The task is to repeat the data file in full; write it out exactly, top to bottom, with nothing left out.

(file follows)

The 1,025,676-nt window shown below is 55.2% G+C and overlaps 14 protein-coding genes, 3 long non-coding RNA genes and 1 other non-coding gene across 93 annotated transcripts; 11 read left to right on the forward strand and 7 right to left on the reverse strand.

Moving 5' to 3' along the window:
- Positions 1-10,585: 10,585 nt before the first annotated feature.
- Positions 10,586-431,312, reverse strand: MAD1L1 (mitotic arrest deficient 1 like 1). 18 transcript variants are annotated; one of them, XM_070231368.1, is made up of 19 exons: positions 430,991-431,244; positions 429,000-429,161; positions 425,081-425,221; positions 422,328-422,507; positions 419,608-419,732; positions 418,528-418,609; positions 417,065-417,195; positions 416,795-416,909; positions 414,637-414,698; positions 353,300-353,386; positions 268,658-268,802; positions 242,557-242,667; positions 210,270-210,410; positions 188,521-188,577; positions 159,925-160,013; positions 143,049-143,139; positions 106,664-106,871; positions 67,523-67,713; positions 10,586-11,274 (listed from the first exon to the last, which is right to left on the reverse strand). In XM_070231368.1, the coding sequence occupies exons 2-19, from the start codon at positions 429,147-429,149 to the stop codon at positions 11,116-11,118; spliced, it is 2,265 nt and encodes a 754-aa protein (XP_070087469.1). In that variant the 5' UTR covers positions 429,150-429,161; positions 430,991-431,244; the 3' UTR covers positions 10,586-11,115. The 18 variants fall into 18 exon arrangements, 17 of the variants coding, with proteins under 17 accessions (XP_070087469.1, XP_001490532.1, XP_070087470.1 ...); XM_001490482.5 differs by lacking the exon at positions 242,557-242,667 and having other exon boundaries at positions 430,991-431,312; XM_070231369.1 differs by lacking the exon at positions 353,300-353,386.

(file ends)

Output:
The 1,025,676-nt window shown below is 55.2% G+C and overlaps 14 protein-coding genes, 3 long non-coding RNA genes and 1 other non-coding gene across 93 annotated transcripts; 11 read left to right on the forward strand and 7 right to left on the reverse strand.

Moving 5' to 3' along the window:
- Positions 1-10,585: 10,585 nt before the first annotated feature.
- Positions 10,586-431,312, reverse strand: MAD1L1 (mitotic arrest deficient 1 like 1). 18 transcript variants are annotated; one of them, XM_070231368.1, is made up of 19 exons: positions 430,991-431,244; positions 429,000-429,161; positions 425,081-425,221; positions 422,328-422,507; positions 419,608-419,732; positions 418,528-418,609; positions 417,065-417,195; positions 416,795-416,909; positions 414,637-414,698; positions 353,300-353,386; positions 268,658-268,802; positions 242,557-242,667; positions 210,270-210,410; positions 188,521-188,577; positions 159,925-160,013; positions 143,049-143,139; positions 106,664-106,871; positions 67,523-67,713; positions 10,586-11,274 (listed from the first exon to the last, which is right to left on the reverse strand). In XM_070231368.1, the coding sequence occupies exons 2-19, from the start codon at positions 429,147-429,149 to the stop codon at positions 11,116-11,118; spliced, it is 2,265 nt and encodes a 754-aa protein (XP_070087469.1). In that variant the 5' UTR covers positions 429,150-429,161; positions 430,991-431,244; the 3' UTR covers positions 10,586-11,115. The 18 variants fall into 18 exon arrangements, 17 of the variants coding, with proteins under 17 accessions (XP_070087469.1, XP_001490532.1, XP_070087470.1 ...); XM_001490482.5 differs by lacking the exon at positions 242,557-242,667 and having other exon boundaries at positions 430,991-431,312; XM_070231369.1 differs by lacking the exon at positions 353,300-353,386.